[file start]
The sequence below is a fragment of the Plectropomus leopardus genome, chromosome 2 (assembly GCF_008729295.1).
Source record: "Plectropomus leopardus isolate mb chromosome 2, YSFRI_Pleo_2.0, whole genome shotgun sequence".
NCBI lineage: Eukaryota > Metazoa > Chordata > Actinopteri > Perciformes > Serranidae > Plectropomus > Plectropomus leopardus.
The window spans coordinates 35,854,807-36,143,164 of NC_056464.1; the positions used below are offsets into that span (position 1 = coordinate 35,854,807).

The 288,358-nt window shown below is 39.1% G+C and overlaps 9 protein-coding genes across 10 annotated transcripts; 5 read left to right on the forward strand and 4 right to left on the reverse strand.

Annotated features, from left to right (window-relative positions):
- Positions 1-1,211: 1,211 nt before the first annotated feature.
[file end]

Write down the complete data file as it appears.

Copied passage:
The sequence below is a fragment of the Plectropomus leopardus genome, chromosome 2 (assembly GCF_008729295.1).
Source record: "Plectropomus leopardus isolate mb chromosome 2, YSFRI_Pleo_2.0, whole genome shotgun sequence".
NCBI lineage: Eukaryota > Metazoa > Chordata > Actinopteri > Perciformes > Serranidae > Plectropomus > Plectropomus leopardus.
The window spans coordinates 35,854,807-36,143,164 of NC_056464.1; the positions used below are offsets into that span (position 1 = coordinate 35,854,807).

The 288,358-nt window shown below is 39.1% G+C and overlaps 9 protein-coding genes across 10 annotated transcripts; 5 read left to right on the forward strand and 4 right to left on the reverse strand.

Annotated features, from left to right (window-relative positions):
- Positions 1-1,211: 1,211 nt before the first annotated feature.